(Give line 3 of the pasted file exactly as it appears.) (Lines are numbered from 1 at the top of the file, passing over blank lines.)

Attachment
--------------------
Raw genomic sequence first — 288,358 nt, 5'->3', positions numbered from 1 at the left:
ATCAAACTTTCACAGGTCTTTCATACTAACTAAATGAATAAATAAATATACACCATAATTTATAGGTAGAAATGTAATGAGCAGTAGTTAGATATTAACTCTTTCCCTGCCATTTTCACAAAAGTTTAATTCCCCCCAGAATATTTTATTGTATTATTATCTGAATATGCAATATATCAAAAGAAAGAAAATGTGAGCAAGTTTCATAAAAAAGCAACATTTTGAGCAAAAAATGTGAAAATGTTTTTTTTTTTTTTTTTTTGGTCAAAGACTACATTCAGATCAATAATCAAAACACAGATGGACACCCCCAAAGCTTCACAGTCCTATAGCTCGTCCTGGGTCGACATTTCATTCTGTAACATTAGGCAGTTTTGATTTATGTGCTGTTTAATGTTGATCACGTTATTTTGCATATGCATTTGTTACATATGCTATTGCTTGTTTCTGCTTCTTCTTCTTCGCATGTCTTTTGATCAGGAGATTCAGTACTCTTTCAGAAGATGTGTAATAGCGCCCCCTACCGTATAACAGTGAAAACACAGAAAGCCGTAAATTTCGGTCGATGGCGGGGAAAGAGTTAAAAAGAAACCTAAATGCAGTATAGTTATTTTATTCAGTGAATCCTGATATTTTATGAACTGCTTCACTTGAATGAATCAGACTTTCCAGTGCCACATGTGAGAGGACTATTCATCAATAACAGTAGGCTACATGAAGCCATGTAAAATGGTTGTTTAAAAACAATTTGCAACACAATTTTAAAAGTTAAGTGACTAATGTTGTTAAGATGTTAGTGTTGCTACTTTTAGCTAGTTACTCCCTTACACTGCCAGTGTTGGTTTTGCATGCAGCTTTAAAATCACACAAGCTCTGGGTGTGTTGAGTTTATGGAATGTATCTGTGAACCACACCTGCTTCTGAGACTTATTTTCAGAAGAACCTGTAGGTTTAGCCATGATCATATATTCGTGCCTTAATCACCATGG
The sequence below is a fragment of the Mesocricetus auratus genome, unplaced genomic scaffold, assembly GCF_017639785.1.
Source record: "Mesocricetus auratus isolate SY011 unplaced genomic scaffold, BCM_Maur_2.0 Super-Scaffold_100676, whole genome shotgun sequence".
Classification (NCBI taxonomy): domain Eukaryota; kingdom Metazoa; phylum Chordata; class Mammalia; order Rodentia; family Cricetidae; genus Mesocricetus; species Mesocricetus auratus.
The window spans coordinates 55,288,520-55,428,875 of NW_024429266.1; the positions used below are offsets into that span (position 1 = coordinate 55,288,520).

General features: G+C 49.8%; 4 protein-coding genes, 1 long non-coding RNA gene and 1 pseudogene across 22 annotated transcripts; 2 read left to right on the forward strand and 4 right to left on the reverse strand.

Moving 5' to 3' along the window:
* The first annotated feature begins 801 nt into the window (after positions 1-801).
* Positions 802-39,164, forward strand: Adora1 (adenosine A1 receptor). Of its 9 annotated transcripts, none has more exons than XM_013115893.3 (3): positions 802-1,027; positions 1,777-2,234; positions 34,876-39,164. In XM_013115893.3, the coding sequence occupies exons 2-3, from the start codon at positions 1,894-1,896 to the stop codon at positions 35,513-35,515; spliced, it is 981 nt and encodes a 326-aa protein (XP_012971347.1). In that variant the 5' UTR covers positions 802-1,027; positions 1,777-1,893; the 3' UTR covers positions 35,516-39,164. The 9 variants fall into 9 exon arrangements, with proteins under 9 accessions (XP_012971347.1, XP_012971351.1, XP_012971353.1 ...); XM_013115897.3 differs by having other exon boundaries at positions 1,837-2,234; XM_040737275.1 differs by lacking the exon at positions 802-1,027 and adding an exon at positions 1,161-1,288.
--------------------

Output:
The sequence below is a fragment of the Mesocricetus auratus genome, unplaced genomic scaffold, assembly GCF_017639785.1.